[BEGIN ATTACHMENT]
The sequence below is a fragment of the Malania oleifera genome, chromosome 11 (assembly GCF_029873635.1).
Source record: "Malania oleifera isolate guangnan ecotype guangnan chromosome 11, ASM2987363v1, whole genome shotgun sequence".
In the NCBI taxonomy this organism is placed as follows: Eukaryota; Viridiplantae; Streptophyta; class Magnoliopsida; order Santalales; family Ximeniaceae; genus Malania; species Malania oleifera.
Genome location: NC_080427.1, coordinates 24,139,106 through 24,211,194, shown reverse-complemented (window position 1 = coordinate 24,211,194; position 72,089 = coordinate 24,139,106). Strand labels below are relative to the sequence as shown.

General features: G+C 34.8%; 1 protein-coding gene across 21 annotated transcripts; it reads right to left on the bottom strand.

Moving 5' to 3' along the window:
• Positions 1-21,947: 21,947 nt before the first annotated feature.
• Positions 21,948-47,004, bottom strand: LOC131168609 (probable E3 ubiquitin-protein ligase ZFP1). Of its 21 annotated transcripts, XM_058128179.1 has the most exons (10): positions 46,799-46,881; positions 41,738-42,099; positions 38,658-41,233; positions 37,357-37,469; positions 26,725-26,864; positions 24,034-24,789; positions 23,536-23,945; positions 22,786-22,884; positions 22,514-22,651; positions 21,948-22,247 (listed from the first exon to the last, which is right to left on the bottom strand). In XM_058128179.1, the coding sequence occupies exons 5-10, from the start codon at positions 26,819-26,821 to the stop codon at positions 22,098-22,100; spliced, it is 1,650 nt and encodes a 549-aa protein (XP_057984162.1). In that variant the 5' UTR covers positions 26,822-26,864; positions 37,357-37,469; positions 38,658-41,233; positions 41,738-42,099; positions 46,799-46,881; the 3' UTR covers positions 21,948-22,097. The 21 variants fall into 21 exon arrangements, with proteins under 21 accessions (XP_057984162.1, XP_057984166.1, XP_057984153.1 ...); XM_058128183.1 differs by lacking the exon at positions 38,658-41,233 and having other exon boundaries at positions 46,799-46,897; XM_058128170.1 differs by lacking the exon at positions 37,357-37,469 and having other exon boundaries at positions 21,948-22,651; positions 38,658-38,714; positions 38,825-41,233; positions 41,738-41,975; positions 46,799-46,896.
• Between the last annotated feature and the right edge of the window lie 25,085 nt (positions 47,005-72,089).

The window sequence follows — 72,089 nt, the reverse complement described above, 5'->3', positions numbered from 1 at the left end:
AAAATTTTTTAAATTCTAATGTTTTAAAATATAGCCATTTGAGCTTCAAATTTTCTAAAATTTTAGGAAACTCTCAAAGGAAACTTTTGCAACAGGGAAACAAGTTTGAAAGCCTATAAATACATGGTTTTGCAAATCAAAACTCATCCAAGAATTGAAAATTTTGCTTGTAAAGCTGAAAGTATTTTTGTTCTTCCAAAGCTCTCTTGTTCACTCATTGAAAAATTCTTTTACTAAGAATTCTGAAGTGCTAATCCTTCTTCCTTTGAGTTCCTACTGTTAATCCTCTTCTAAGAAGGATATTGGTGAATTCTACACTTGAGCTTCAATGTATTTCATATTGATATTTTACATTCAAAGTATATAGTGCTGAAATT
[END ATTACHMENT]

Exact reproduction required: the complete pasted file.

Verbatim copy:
The sequence below is a fragment of the Malania oleifera genome, chromosome 11 (assembly GCF_029873635.1).
Source record: "Malania oleifera isolate guangnan ecotype guangnan chromosome 11, ASM2987363v1, whole genome shotgun sequence".
In the NCBI taxonomy this organism is placed as follows: Eukaryota; Viridiplantae; Streptophyta; class Magnoliopsida; order Santalales; family Ximeniaceae; genus Malania; species Malania oleifera.
Genome location: NC_080427.1, coordinates 24,139,106 through 24,211,194, shown reverse-complemented (window position 1 = coordinate 24,211,194; position 72,089 = coordinate 24,139,106). Strand labels below are relative to the sequence as shown.

General features: G+C 34.8%; 1 protein-coding gene across 21 annotated transcripts; it reads right to left on the bottom strand.

Moving 5' to 3' along the window:
• Positions 1-21,947: 21,947 nt before the first annotated feature.
• Positions 21,948-47,004, bottom strand: LOC131168609 (probable E3 ubiquitin-protein ligase ZFP1). Of its 21 annotated transcripts, XM_058128179.1 has the most exons (10): positions 46,799-46,881; positions 41,738-42,099; positions 38,658-41,233; positions 37,357-37,469; positions 26,725-26,864; positions 24,034-24,789; positions 23,536-23,945; positions 22,786-22,884; positions 22,514-22,651; positions 21,948-22,247 (listed from the first exon to the last, which is right to left on the bottom strand). In XM_058128179.1, the coding sequence occupies exons 5-10, from the start codon at positions 26,819-26,821 to the stop codon at positions 22,098-22,100; spliced, it is 1,650 nt and encodes a 549-aa protein (XP_057984162.1). In that variant the 5' UTR covers positions 26,822-26,864; positions 37,357-37,469; positions 38,658-41,233; positions 41,738-42,099; positions 46,799-46,881; the 3' UTR covers positions 21,948-22,097. The 21 variants fall into 21 exon arrangements, with proteins under 21 accessions (XP_057984162.1, XP_057984166.1, XP_057984153.1 ...); XM_058128183.1 differs by lacking the exon at positions 38,658-41,233 and having other exon boundaries at positions 46,799-46,897; XM_058128170.1 differs by lacking the exon at positions 37,357-37,469 and having other exon boundaries at positions 21,948-22,651; positions 38,658-38,714; positions 38,825-41,233; positions 41,738-41,975; positions 46,799-46,896.
• Between the last annotated feature and the right edge of the window lie 25,085 nt (positions 47,005-72,089).

The window sequence follows — 72,089 nt, the reverse complement described above, 5'->3', positions numbered from 1 at the left end:
AAAATTTTTTAAATTCTAATGTTTTAAAATATAGCCATTTGAGCTTCAAATTTTCTAAAATTTTAGGAAACTCTCAAAGGAAACTTTTGCAACAGGGAAACAAGTTTGAAAGCCTATAAATACATGGTTTTGCAAATCAAAACTCATCCAAGAATTGAAAATTTTGCTTGTAAAGCTGAAAGTATTTTTGTTCTTCCAAAGCTCTCTTGTTCACTCATTGAAAAATTCTTTTACTAAGAATTCTGAAGTGCTAATCCTTCTTCCTTTGAGTTCCTACTGTTAATCCTCTTCTAAGAAGGATATTGGTGAATTCTACACTTGAGCTTCAATGTATTTCATATTGATATTTTACATTCAAAGTATATAGTGCTGAAATT